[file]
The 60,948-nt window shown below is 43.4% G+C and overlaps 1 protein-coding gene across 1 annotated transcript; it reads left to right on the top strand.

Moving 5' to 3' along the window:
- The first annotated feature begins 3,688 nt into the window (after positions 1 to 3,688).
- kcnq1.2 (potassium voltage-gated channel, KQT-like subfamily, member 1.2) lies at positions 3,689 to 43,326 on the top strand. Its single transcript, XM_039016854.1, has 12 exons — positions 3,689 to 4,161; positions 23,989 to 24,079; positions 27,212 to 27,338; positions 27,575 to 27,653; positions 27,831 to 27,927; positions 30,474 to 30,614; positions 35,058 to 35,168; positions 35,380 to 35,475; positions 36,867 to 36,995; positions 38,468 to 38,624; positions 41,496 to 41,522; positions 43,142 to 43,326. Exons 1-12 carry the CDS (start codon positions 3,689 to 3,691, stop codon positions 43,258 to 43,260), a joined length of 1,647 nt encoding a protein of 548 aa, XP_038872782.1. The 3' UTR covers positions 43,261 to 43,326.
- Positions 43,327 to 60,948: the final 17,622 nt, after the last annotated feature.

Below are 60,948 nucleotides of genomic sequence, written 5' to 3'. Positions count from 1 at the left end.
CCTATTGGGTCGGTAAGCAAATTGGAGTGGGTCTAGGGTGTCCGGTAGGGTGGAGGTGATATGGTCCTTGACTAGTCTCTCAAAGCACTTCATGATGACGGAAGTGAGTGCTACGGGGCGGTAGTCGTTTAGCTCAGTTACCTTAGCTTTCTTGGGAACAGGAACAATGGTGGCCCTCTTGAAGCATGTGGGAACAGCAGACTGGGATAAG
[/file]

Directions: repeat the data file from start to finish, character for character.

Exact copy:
The 60,948-nt window shown below is 43.4% G+C and overlaps 1 protein-coding gene across 1 annotated transcript; it reads left to right on the top strand.

Moving 5' to 3' along the window:
- The first annotated feature begins 3,688 nt into the window (after positions 1 to 3,688).
- kcnq1.2 (potassium voltage-gated channel, KQT-like subfamily, member 1.2) lies at positions 3,689 to 43,326 on the top strand. Its single transcript, XM_039016854.1, has 12 exons — positions 3,689 to 4,161; positions 23,989 to 24,079; positions 27,212 to 27,338; positions 27,575 to 27,653; positions 27,831 to 27,927; positions 30,474 to 30,614; positions 35,058 to 35,168; positions 35,380 to 35,475; positions 36,867 to 36,995; positions 38,468 to 38,624; positions 41,496 to 41,522; positions 43,142 to 43,326. Exons 1-12 carry the CDS (start codon positions 3,689 to 3,691, stop codon positions 43,258 to 43,260), a joined length of 1,647 nt encoding a protein of 548 aa, XP_038872782.1. The 3' UTR covers positions 43,261 to 43,326.
- Positions 43,327 to 60,948: the final 17,622 nt, after the last annotated feature.

Below are 60,948 nucleotides of genomic sequence, written 5' to 3'. Positions count from 1 at the left end.
CCTATTGGGTCGGTAAGCAAATTGGAGTGGGTCTAGGGTGTCCGGTAGGGTGGAGGTGATATGGTCCTTGACTAGTCTCTCAAAGCACTTCATGATGACGGAAGTGAGTGCTACGGGGCGGTAGTCGTTTAGCTCAGTTACCTTAGCTTTCTTGGGAACAGGAACAATGGTGGCCCTCTTGAAGCATGTGGGAACAGCAGACTGGGATAAG